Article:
There’s a beautiful red streak in the western sky, fading fast – but bodes well, perhaps, for tomorrow’s weather. We had tremendous heaped up clouds by suppertime, and a few rumbles of thunder, but no rain to speak of. A convection weather phenomenon: Parkman talks about it in The Oregon Trail, and it was a feature of the first summer I spent in Prairie Metropolis. Cool brilliant morning, increasing dry heat all day, huge heaped cumulonimbus clouds in the west but dusk, a corn-cracking thunderstorm after dark, and “all is forgiven” sunshine again in the morning. What we get now seems much more erratic and extreme, but memory is deceptive, I know.
Today was sufficiently busy—a 15 mile drive to meet a parishioner for coffee while the home-care worker helped her husband get his shower – and we discussed the challenges and general awfulness of dementia…there isn’t much one can actually DO, but to say, we’re here, we love you, keep us posted, don’t lose heart.
Then back to St. Curious, a fast check-in with our secretary before she wrapped up her morning’s work – then took the summer intern out for lunch and we planned the supper for the student group next Sunday evening. It’s TACO TIME, folks. I wouldn’t for a moment pretend this is authentic Mexican cuisine – ahhhhh, fond recollections of Senor Frosty – but my recipes are all highly doable. They’re from a little coil-bound collection a friend sent after she moved to Mesa, AZ. I believe it was published by Arizona Highways…illustrations are charming little paintings of Ibero-Americans, doing domestic things.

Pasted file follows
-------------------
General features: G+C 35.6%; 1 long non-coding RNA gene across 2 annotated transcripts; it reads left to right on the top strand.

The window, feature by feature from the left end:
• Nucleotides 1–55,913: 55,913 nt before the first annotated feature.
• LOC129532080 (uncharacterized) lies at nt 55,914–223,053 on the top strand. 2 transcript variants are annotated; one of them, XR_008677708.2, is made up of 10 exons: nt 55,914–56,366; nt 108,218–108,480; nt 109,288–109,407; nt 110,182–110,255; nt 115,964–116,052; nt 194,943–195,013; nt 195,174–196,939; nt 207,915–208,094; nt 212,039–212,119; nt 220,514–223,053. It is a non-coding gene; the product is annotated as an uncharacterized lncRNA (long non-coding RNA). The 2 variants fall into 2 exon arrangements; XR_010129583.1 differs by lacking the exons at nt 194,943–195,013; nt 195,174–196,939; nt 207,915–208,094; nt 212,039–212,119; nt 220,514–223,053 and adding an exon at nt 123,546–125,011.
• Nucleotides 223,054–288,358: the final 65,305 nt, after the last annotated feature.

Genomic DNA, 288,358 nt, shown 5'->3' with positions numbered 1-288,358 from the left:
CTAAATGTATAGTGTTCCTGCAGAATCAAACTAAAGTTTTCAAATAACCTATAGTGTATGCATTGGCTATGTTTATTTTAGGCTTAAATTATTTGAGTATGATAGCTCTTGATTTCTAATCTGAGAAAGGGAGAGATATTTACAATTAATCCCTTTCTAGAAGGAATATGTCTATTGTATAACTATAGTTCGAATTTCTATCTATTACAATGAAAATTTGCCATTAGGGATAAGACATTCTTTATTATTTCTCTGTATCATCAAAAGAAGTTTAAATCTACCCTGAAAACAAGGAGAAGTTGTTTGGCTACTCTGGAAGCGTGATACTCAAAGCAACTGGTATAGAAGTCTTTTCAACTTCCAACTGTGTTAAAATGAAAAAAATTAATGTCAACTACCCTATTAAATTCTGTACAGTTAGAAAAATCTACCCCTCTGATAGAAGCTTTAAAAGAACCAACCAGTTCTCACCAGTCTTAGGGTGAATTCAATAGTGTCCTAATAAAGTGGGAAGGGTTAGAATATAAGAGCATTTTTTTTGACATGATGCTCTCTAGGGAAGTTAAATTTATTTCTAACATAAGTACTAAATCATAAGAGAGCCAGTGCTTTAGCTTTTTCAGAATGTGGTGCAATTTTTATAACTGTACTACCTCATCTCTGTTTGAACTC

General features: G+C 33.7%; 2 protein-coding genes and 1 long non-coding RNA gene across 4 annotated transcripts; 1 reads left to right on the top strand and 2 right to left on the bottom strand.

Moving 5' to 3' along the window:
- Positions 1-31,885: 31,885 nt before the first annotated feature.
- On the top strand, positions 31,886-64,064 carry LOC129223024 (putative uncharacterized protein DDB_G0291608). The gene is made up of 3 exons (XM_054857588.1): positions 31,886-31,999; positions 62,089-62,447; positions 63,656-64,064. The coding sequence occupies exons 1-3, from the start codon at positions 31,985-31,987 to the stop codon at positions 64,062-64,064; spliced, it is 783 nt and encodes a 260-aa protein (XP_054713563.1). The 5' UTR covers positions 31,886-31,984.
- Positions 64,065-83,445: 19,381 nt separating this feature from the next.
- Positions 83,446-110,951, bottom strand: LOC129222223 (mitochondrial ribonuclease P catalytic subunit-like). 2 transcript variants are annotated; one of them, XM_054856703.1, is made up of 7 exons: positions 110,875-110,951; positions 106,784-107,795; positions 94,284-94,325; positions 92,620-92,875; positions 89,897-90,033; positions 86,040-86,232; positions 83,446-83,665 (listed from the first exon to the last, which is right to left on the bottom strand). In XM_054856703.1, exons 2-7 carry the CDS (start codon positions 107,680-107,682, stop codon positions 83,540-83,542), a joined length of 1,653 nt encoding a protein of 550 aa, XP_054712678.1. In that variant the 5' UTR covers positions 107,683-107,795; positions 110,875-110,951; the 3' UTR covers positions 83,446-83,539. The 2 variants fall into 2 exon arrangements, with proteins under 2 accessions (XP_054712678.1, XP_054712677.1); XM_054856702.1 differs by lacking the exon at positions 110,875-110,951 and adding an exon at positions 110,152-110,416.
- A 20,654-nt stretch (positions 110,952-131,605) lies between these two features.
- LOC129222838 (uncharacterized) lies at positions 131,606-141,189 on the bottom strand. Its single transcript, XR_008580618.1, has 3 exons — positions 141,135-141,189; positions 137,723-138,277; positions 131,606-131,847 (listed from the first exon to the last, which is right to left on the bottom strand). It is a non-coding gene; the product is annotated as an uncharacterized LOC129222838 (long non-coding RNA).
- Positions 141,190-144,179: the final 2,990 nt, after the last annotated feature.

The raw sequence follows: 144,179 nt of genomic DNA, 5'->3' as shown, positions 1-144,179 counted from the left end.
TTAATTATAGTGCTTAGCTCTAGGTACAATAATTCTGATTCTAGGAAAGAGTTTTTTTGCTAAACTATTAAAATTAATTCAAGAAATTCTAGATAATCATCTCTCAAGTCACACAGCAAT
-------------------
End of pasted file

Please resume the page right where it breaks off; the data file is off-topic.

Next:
So the student group will get tacos, chicken enchiladas, “Spanish” rice, multiple-bean salad (why stop at three?), a jelled lime-yogurt-cottage cheese salad, and ice cream and “Mexican wedding cookies” (a particularly airy kind of shortbread) for their dinner. We decided that starting with gazpacho would be over the top.
Before summer is over, I’d like to give them a “corn feed”… maybe we could include corn at the concluding BBQ. I’ll have to think about it some more. We grow very nice corn in Prairie Province – especially the peaches’n’cream bi-coloured kind.
And I wrapped up the engaged part of the day with a conversation with one of the Saints of the Lord whose ministry has been refugees, immigrants, the unjustly imprisoned (she’s a pillar of Amnesty International). Trying to find sponsorship for an Afghani family now in hiding in a neighbouring jurisdiction…
Came home and had a large salad; #1 Son dropped by to do some chores, and I drove him back to the house he is “sitting” this week – then made my own supper and am eating it in a leisurely way.
Another pastoral visit tomorrow, and then some serious nouns + verbs work on Sunday’s sermon.